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Start of WWII: America

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Start of WWII: America s Involvement Objective: Analyze America s involvement in WWII Standard 11.7.1/11.7.4 4 Freedoms Speech Proposed four fundamental freedoms ... – PowerPoint PPT presentation

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Title: Start of WWII: America


1
Start of WWII Americas Involvement
  • Objective
  • Analyze Americas involvement in WWII
  • Standard 11.7.1/11.7.4

2
Prior Knowledge
3
Importance
  • Prior to United States entry into World War II,
    Congress passed the Cash-and-Carry Act of 1939
    and the Lend-Lease Act of 1941. These foreign
    policy actions showed that the United States
  • gave equal support to both the Allied and Axis
    Powers
  • attempted to contain the spread of communism
  • maintained a strict policy of isolationism
  • became increasingly drawn into the war in Europe

4
Germany
  • Objective
  • Analyze Americas involvement in WWII

5
Post WWI - Germany
  • crushed due to war and to the Treaty of
    Versailles
  • Made Germany weak
  • Lost Colonies
  • Lost industrial centers
  • Lost Army
  • Must accept the blame for WWI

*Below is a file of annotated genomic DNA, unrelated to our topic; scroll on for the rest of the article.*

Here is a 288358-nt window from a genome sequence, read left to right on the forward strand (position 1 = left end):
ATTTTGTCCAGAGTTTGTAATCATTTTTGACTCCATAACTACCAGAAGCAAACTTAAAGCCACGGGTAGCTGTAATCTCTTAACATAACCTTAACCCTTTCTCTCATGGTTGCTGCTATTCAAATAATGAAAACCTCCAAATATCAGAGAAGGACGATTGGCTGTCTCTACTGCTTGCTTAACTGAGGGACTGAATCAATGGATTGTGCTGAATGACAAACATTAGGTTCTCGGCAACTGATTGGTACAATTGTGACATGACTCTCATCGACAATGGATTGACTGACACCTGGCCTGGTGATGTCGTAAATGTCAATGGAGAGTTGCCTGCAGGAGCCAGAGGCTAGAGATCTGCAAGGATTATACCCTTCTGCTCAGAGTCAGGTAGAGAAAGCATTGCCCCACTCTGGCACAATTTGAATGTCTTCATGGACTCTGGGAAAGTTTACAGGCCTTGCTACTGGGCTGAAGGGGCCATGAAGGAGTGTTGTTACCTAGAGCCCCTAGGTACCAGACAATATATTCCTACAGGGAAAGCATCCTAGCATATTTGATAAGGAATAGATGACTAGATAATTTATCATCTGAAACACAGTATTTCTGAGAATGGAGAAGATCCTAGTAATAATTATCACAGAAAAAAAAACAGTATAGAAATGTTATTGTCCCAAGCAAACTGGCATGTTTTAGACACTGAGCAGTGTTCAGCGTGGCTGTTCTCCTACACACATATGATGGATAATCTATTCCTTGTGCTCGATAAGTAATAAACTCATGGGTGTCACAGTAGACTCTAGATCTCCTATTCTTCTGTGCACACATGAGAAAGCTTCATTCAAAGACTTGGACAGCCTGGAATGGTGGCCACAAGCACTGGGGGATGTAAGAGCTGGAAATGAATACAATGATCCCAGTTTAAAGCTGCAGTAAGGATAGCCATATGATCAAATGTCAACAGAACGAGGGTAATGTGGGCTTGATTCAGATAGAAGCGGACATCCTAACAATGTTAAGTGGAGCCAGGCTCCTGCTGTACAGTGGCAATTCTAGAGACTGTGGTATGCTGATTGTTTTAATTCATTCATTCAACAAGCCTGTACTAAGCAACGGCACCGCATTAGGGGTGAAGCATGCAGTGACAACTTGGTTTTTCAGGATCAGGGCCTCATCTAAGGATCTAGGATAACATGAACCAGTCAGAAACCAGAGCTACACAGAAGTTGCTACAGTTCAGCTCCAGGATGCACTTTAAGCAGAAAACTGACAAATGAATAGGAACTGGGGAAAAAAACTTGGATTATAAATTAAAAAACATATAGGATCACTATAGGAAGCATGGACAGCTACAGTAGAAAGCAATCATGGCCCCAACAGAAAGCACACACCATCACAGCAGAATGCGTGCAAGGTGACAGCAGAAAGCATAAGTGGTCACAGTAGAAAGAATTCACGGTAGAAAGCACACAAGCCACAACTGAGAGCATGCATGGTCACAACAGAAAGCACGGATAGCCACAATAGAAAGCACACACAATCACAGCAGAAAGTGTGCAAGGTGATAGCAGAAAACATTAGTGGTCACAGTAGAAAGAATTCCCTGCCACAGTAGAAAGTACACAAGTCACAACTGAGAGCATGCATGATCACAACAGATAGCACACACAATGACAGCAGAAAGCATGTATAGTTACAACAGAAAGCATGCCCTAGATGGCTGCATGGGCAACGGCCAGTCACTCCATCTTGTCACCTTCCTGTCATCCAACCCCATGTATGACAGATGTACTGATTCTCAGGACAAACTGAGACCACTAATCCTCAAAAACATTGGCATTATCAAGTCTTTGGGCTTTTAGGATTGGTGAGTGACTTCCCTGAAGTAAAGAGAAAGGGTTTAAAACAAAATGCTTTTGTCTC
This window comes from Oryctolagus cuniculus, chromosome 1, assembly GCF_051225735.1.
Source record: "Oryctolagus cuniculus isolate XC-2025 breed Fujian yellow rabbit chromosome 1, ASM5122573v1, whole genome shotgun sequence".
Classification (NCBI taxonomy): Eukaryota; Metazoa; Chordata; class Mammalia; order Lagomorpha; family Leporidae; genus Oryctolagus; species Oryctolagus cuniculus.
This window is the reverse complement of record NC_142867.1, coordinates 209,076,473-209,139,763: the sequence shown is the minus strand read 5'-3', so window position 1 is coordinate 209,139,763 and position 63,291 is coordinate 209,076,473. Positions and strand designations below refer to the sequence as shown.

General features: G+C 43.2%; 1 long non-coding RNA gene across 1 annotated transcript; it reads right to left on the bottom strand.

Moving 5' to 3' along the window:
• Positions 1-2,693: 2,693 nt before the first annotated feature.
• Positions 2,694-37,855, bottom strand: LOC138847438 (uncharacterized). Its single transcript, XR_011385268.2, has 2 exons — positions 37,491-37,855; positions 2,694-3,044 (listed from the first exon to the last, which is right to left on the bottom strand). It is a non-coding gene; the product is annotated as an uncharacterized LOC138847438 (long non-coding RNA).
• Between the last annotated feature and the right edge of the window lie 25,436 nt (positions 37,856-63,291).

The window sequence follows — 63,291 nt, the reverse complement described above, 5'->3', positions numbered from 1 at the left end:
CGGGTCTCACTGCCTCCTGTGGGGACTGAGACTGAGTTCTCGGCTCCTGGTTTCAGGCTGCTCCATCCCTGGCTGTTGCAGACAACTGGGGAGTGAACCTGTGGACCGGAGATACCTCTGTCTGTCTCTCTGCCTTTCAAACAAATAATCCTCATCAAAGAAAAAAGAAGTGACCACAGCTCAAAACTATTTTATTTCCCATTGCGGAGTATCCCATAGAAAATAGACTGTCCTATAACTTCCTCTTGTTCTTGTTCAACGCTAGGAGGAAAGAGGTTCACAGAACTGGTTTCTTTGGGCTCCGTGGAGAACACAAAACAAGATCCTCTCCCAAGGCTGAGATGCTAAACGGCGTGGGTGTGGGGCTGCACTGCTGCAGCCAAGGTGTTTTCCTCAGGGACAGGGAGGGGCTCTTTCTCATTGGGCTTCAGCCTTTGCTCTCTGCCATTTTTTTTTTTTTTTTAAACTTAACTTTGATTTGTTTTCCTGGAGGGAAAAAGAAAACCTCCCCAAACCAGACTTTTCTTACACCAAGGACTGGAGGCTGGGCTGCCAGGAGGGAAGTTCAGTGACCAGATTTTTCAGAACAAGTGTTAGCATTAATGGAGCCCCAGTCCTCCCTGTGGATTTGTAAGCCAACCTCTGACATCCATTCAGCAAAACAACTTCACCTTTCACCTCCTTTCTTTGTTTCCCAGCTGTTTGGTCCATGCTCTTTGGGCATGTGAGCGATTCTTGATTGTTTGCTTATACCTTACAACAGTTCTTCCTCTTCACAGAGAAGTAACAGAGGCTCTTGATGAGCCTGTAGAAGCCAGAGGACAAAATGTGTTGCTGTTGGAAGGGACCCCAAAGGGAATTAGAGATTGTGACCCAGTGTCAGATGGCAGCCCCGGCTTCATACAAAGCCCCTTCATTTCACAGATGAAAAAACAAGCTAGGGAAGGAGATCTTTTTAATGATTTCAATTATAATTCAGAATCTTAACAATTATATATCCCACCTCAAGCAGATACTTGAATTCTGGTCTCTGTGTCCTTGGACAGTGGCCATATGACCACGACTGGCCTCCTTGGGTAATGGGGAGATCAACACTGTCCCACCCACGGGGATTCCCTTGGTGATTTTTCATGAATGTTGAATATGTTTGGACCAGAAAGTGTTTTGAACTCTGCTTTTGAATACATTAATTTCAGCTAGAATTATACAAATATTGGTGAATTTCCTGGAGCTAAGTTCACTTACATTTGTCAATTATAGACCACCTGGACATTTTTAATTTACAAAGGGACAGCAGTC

• Fined Germany 6 billion over a 50 year period
  • For a total of 60 billion.

Germany
Treaty of Versailles
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8
"Only National Socialism will free Germany from
the lie of sole guilt!"
The negative influence of the Treaty of
Versailles can be seen clearly in the first three
points of the NAZI Party Platform 1. We demand
the union of all Germans in a Great Germany on
the basis of the principle of self-determination
of all peoples. (Refer to the map) 2. We demand
that the German people have rights equal to those
of other nations and that the Peace Treaties of
Versailles and St. Germain shall be abrogated
(ended). 3. We demand land and territory
(colonies) for the maintenance of our people and
the settlement of our surplus population.
9
The Nazis and Adolf Hitler use the common
disgust over the Treaty and poor economic
conditions in Germany to build up support of
their party
Old Imperial Cross incorporated into the new Nazi
German flag. This was supposed to remind Germans
of the past when they were strong.
10
The Nazis Begin to Rebuild the German Empire
  • Rhineland, March, 1936
  • Germany and Austria united, March, 1938
  • Anschluss
  • Sudentenland annexed (added) to Germany, October,
    1938
  • Czechoslovakia, March, 1939

11
Appeasement and the Munich Conference
  • Britain and France were preparing for war
  • Mussolini called for a meeting to settle the
    issue
  • Britain, France, Italy and Germany met in Munich
    to decide the fate of Czechoslovakia
  • the Czechs were not invited
  • British Prime Minister Neville Chamberlain
  • believed that by giving in to Hitler, War would